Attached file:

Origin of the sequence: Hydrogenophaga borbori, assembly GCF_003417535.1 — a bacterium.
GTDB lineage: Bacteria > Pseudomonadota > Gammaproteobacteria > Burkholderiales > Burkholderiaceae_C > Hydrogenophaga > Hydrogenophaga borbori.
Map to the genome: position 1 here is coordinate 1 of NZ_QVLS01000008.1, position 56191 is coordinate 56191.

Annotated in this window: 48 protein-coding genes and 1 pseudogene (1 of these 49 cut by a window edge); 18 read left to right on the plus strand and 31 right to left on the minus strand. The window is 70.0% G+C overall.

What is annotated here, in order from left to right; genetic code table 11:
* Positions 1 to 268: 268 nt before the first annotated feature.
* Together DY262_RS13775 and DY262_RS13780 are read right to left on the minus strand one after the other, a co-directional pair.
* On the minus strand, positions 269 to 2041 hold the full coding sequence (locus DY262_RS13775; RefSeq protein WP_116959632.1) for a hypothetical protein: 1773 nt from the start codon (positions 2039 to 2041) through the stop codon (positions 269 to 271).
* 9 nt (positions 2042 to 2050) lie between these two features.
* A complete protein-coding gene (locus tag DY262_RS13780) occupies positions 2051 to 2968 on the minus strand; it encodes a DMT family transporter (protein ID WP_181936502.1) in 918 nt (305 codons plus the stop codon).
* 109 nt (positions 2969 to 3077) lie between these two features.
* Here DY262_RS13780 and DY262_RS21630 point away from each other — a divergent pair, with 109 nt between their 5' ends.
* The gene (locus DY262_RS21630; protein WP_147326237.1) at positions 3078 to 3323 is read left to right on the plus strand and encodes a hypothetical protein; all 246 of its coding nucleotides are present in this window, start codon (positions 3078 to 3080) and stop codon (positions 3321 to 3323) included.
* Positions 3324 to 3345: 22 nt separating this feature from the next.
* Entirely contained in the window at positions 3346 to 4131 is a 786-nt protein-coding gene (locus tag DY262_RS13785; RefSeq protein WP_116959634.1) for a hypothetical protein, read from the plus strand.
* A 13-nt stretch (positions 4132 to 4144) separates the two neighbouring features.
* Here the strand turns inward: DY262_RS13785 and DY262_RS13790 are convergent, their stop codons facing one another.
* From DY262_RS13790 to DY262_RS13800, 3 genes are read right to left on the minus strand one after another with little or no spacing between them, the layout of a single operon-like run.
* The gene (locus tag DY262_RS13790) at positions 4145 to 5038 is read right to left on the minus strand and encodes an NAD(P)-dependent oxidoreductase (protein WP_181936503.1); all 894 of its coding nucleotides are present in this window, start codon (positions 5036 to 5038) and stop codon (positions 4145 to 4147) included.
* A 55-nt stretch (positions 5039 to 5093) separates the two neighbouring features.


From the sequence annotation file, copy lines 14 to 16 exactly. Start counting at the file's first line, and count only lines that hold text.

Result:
* Positions 3324 to 3345: 22 nt separating this feature from the next.
* Entirely contained in the window at positions 3346 to 4131 is a 786-nt protein-coding gene (locus tag DY262_RS13785; RefSeq protein WP_116959634.1) for a hypothetical protein, read from the plus strand.
* A 13-nt stretch (positions 4132 to 4144) separates the two neighbouring features.